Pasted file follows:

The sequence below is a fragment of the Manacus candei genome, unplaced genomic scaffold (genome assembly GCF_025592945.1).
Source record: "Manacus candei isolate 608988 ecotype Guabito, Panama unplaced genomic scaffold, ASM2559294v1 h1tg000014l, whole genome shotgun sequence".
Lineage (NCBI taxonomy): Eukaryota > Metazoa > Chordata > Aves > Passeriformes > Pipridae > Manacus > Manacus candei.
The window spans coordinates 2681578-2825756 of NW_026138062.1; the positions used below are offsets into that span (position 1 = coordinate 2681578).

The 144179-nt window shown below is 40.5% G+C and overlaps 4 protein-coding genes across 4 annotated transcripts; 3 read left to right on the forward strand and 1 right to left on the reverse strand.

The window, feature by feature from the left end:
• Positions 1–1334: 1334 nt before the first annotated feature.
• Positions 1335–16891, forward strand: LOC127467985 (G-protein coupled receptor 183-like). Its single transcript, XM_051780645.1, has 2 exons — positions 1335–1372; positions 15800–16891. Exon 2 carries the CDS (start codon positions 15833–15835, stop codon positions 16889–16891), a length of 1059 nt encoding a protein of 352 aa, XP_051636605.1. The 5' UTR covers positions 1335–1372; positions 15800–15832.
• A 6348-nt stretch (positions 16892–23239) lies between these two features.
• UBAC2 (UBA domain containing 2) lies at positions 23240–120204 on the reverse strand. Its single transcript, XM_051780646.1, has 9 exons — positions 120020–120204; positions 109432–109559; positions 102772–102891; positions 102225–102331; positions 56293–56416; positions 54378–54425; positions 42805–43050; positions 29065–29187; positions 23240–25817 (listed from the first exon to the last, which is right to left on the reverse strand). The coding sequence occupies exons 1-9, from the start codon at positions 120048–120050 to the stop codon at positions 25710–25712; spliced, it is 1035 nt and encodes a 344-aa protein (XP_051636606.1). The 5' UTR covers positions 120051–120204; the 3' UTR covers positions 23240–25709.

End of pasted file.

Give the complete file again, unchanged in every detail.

The sequence below is a fragment of the Manacus candei genome, unplaced genomic scaffold (genome assembly GCF_025592945.1).
Source record: "Manacus candei isolate 608988 ecotype Guabito, Panama unplaced genomic scaffold, ASM2559294v1 h1tg000014l, whole genome shotgun sequence".
Lineage (NCBI taxonomy): Eukaryota > Metazoa > Chordata > Aves > Passeriformes > Pipridae > Manacus > Manacus candei.
The window spans coordinates 2681578-2825756 of NW_026138062.1; the positions used below are offsets into that span (position 1 = coordinate 2681578).

The 144179-nt window shown below is 40.5% G+C and overlaps 4 protein-coding genes across 4 annotated transcripts; 3 read left to right on the forward strand and 1 right to left on the reverse strand.

The window, feature by feature from the left end:
• Positions 1–1334: 1334 nt before the first annotated feature.
• Positions 1335–16891, forward strand: LOC127467985 (G-protein coupled receptor 183-like). Its single transcript, XM_051780645.1, has 2 exons — positions 1335–1372; positions 15800–16891. Exon 2 carries the CDS (start codon positions 15833–15835, stop codon positions 16889–16891), a length of 1059 nt encoding a protein of 352 aa, XP_051636605.1. The 5' UTR covers positions 1335–1372; positions 15800–15832.
• A 6348-nt stretch (positions 16892–23239) lies between these two features.
• UBAC2 (UBA domain containing 2) lies at positions 23240–120204 on the reverse strand. Its single transcript, XM_051780646.1, has 9 exons — positions 120020–120204; positions 109432–109559; positions 102772–102891; positions 102225–102331; positions 56293–56416; positions 54378–54425; positions 42805–43050; positions 29065–29187; positions 23240–25817 (listed from the first exon to the last, which is right to left on the reverse strand). The coding sequence occupies exons 1-9, from the start codon at positions 120048–120050 to the stop codon at positions 25710–25712; spliced, it is 1035 nt and encodes a 344-aa protein (XP_051636606.1). The 5' UTR covers positions 120051–120204; the 3' UTR covers positions 23240–25709.